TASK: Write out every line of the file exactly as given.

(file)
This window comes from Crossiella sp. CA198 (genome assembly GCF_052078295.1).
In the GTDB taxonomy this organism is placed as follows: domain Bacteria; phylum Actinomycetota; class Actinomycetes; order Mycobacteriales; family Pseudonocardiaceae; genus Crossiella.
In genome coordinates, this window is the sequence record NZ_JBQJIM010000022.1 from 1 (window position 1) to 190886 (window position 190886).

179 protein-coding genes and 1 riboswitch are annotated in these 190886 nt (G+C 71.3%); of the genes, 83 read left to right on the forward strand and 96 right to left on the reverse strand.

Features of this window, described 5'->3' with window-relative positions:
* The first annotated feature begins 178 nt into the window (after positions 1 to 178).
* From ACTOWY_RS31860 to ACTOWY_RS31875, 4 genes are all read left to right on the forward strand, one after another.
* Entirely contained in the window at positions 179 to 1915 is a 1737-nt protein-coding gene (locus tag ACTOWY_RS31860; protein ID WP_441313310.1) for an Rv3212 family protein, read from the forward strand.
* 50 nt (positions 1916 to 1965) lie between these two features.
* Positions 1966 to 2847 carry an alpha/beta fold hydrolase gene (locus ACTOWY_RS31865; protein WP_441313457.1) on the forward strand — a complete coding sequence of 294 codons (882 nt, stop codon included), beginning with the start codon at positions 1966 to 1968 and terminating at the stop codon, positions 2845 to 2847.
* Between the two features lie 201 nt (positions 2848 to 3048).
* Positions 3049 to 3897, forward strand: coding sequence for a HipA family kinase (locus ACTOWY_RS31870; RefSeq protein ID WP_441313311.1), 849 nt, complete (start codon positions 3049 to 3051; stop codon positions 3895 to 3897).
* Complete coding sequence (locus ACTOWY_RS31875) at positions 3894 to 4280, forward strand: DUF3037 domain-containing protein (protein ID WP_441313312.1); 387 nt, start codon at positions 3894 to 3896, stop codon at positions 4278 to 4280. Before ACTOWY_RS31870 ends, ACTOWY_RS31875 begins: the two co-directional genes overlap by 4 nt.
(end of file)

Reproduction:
This window comes from Crossiella sp. CA198 (genome assembly GCF_052078295.1).
In the GTDB taxonomy this organism is placed as follows: domain Bacteria; phylum Actinomycetota; class Actinomycetes; order Mycobacteriales; family Pseudonocardiaceae; genus Crossiella.
In genome coordinates, this window is the sequence record NZ_JBQJIM010000022.1 from 1 (window position 1) to 190886 (window position 190886).

179 protein-coding genes and 1 riboswitch are annotated in these 190886 nt (G+C 71.3%); of the genes, 83 read left to right on the forward strand and 96 right to left on the reverse strand.

Features of this window, described 5'->3' with window-relative positions:
* The first annotated feature begins 178 nt into the window (after positions 1 to 178).
* From ACTOWY_RS31860 to ACTOWY_RS31875, 4 genes are all read left to right on the forward strand, one after another.
* Entirely contained in the window at positions 179 to 1915 is a 1737-nt protein-coding gene (locus tag ACTOWY_RS31860; protein ID WP_441313310.1) for an Rv3212 family protein, read from the forward strand.
* 50 nt (positions 1916 to 1965) lie between these two features.
* Positions 1966 to 2847 carry an alpha/beta fold hydrolase gene (locus ACTOWY_RS31865; protein WP_441313457.1) on the forward strand — a complete coding sequence of 294 codons (882 nt, stop codon included), beginning with the start codon at positions 1966 to 1968 and terminating at the stop codon, positions 2845 to 2847.
* Between the two features lie 201 nt (positions 2848 to 3048).
* Positions 3049 to 3897, forward strand: coding sequence for a HipA family kinase (locus ACTOWY_RS31870; RefSeq protein ID WP_441313311.1), 849 nt, complete (start codon positions 3049 to 3051; stop codon positions 3895 to 3897).
* Complete coding sequence (locus ACTOWY_RS31875) at positions 3894 to 4280, forward strand: DUF3037 domain-containing protein (protein ID WP_441313312.1); 387 nt, start codon at positions 3894 to 3896, stop codon at positions 4278 to 4280. Before ACTOWY_RS31870 ends, ACTOWY_RS31875 begins: the two co-directional genes overlap by 4 nt.